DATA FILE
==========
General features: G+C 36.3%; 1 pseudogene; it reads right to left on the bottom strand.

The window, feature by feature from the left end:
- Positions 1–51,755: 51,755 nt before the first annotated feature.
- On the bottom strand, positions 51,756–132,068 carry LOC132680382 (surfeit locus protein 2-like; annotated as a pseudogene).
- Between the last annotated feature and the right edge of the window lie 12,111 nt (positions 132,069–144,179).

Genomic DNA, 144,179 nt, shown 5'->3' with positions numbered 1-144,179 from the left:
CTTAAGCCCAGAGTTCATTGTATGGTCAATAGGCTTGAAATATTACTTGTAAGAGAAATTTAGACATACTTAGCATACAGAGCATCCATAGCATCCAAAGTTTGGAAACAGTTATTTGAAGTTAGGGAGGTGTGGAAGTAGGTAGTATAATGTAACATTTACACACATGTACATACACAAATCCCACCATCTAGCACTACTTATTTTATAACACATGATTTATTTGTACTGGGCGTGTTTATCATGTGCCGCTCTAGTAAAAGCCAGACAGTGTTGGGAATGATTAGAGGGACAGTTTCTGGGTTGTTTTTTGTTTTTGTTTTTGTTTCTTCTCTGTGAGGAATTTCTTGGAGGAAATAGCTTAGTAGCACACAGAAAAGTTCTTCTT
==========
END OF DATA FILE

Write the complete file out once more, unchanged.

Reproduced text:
General features: G+C 36.3%; 1 pseudogene; it reads right to left on the bottom strand.

The window, feature by feature from the left end:
- Positions 1–51,755: 51,755 nt before the first annotated feature.
- On the bottom strand, positions 51,756–132,068 carry LOC132680382 (surfeit locus protein 2-like; annotated as a pseudogene).
- Between the last annotated feature and the right edge of the window lie 12,111 nt (positions 132,069–144,179).

Genomic DNA, 144,179 nt, shown 5'->3' with positions numbered 1-144,179 from the left:
CTTAAGCCCAGAGTTCATTGTATGGTCAATAGGCTTGAAATATTACTTGTAAGAGAAATTTAGACATACTTAGCATACAGAGCATCCATAGCATCCAAAGTTTGGAAACAGTTATTTGAAGTTAGGGAGGTGTGGAAGTAGGTAGTATAATGTAACATTTACACACATGTACATACACAAATCCCACCATCTAGCACTACTTATTTTATAACACATGATTTATTTGTACTGGGCGTGTTTATCATGTGCCGCTCTAGTAAAAGCCAGACAGTGTTGGGAATGATTAGAGGGACAGTTTCTGGGTTGTTTTTTGTTTTTGTTTTTGTTTCTTCTCTGTGAGGAATTTCTTGGAGGAAATAGCTTAGTAGCACACAGAAAAGTTCTTCTT